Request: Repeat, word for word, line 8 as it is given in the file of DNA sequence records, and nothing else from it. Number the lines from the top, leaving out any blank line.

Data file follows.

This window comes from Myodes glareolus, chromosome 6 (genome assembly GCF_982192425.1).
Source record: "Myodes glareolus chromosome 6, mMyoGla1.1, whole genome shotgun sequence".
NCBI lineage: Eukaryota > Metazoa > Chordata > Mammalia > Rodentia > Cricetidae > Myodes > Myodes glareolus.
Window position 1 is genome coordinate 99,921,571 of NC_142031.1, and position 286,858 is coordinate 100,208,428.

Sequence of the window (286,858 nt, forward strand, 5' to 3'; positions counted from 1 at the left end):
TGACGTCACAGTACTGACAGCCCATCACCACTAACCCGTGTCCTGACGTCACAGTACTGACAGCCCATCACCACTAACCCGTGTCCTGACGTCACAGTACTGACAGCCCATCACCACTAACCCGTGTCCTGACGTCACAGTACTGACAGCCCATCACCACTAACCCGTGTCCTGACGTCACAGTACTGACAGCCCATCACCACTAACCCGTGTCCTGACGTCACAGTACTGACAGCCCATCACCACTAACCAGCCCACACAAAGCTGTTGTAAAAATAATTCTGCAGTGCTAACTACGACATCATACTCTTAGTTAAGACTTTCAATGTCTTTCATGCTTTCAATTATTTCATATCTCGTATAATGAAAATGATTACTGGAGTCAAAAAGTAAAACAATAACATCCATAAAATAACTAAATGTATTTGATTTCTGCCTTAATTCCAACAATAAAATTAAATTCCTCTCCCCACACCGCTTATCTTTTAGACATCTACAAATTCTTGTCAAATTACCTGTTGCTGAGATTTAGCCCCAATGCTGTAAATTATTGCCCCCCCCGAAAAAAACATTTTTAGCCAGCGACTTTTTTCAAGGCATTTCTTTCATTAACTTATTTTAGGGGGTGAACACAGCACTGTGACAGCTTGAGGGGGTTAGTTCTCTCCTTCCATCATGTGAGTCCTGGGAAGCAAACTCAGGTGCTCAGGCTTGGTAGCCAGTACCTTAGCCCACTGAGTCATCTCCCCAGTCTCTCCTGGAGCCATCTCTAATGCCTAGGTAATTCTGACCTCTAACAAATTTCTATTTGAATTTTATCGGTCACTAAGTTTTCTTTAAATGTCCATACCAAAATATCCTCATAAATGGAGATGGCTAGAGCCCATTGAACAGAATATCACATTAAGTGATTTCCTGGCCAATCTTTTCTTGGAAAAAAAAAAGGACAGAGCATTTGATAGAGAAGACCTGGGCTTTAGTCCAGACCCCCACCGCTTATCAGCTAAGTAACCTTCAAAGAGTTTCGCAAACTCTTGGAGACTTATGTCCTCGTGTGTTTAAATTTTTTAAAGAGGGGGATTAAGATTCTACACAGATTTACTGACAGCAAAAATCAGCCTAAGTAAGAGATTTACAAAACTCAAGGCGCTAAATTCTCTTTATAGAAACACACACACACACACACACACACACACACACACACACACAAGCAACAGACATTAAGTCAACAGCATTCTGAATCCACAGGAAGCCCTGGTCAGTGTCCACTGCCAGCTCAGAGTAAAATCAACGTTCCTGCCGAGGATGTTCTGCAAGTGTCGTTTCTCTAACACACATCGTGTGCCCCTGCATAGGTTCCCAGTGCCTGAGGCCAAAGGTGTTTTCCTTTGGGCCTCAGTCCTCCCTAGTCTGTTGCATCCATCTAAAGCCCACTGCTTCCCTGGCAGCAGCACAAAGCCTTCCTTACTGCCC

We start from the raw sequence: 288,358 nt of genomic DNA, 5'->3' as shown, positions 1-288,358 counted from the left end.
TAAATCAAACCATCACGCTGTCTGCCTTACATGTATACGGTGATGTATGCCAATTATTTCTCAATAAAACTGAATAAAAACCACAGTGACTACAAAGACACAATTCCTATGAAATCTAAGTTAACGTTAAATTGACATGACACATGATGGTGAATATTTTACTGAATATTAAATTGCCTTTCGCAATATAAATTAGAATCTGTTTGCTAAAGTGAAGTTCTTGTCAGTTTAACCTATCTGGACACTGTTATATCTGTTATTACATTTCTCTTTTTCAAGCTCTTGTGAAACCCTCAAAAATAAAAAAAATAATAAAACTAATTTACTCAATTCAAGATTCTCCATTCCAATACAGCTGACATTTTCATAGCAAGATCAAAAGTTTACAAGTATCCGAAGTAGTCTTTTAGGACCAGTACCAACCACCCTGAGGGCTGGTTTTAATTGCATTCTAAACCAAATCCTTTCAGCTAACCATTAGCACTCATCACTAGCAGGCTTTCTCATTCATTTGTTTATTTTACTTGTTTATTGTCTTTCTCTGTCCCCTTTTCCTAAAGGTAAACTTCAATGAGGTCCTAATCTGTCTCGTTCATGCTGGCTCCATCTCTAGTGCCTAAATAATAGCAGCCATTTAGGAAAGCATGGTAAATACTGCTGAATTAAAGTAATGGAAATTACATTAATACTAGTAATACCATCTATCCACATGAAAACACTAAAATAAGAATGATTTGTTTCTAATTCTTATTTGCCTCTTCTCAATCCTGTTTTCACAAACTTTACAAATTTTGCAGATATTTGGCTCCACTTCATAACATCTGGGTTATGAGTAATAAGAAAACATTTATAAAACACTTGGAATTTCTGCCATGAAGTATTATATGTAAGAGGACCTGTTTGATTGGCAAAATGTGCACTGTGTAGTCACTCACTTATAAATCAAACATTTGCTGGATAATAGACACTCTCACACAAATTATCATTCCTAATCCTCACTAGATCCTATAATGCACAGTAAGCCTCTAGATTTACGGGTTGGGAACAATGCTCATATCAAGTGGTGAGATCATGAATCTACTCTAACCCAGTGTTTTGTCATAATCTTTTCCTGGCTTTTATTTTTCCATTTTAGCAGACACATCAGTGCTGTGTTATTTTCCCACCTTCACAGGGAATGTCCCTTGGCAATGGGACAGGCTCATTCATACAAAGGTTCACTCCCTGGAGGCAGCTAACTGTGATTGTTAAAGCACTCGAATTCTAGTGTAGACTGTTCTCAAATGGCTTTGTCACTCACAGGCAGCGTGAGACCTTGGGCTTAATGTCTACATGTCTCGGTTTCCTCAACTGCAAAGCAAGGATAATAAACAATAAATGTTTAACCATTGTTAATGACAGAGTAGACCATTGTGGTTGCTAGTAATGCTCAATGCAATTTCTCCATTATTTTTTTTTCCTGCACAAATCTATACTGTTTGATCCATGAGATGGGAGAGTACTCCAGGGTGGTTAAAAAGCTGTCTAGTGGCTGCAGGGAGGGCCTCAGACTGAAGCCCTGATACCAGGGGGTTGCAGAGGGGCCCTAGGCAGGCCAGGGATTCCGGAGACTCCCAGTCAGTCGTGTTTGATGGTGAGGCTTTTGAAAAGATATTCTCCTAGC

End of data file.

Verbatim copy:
TAAATCAAACCATCACGCTGTCTGCCTTACATGTATACGGTGATGTATGCCAATTATTTCTCAATAAAACTGAATAAAAACCACAGTGACTACAAAGACACAATTCCTATGAAATCTAAGTTAACGTTAAATTGACATGACACATGATGGTGAATATTTTACTGAATATTAAATTGCCTTTCGCAATATAAATTAGAATCTGTTTGCTAAAGTGAAGTTCTTGTCAGTTTAACCTATCTGGACACTGTTATATCTGTTATTACATTTCTCTTTTTCAAGCTCTTGTGAAACCCTCAAAAATAAAAAAAATAATAAAACTAATTTACTCAATTCAAGATTCTCCATTCCAATACAGCTGACATTTTCATAGCAAGATCAAAAGTTTACAAGTATCCGAAGTAGTCTTTTAGGACCAGTACCAACCACCCTGAGGGCTGGTTTTAATTGCATTCTAAACCAAATCCTTTCAGCTAACCATTAGCACTCATCACTAGCAGGCTTTCTCATTCATTTGTTTATTTTACTTGTTTATTGTCTTTCTCTGTCCCCTTTTCCTAAAGGTAAACTTCAATGAGGTCCTAATCTGTCTCGTTCATGCTGGCTCCATCTCTAGTGCCTAAATAATAGCAGCCATTTAGGAAAGCATGGTAAATACTGCTGAATTAAAGTAATGGAAATTACATTAATACTAGTAATACCATCTATCCACATGAAAACACTAAAATAAGAATGATTTGTTTCTAATTCTTATTTGCCTCTTCTCAATCCTGTTTTCACAAACTTTACAAATTTTGCAGATATTTGGCTCCACTTCATAACATCTGGGTTATGAGTAATAAGAAAACATTTATAAAACACTTGGAATTTCTGCCATGAAGTATTATATGTAAGAGGACCTGTTTGATTGGCAAAATGTGCACTGTGTAGTCACTCACTTATAAATCAAACATTTGCTGGATAATAGACACTCTCACACAAATTATCATTCCTAATCCTCACTAGATCCTATAATGCACAGTAAGCCTCTAGATTTACGGGTTGGGAACAATGCTCATATCAAGTGGTGAGATCATGAATCTACTCTAACCCAGTGTTTTGTCATAATCTTTTCCTGGCTTTTATTTTTCCATTTTAGCAGACACATCAGTGCTGTGTTATTTTCCCACCTTCACAGGGAATGTCCCTTGGCAATGGGACAGGCTCATTCATACAAAGGTTCACTCCCTGGAGGCAGCTAACTGTGATTGTTAAAGCACTCGAATTCTAGTGTAGACTGTTCTCAAATGGCTTTGTCACTCACAGGCAGCGTGAGACCTTGGGCTTAATGTCTACATGTCTCGGTTTCCTCAACTGCAAAGCAAGGATAATAAACAATAAATGTTTAACCATTGTTAATGACAGAGTAGACCATTGTGGTTGCTAGTAATGCTCAATGCAATTTCTCCATTATTTTTTTTTCCTGCACAAATCTATACTGTTTGATCCATGAGATGGGAGAGTACTCCAGGGTGGTTAAAAAGCTGTCTAGTGGCTGCAGGGAGGGCCTCAGACTGAAGCCCTGATACCAGGGGGTTGCAGAGGGGCCCTAGGCAGGCCAGGGATTCCGGAGACTCCCAGTCAGTCGTGTTTGATGGTGAGGCTTTTGAAAAGATATTCTCCTAGC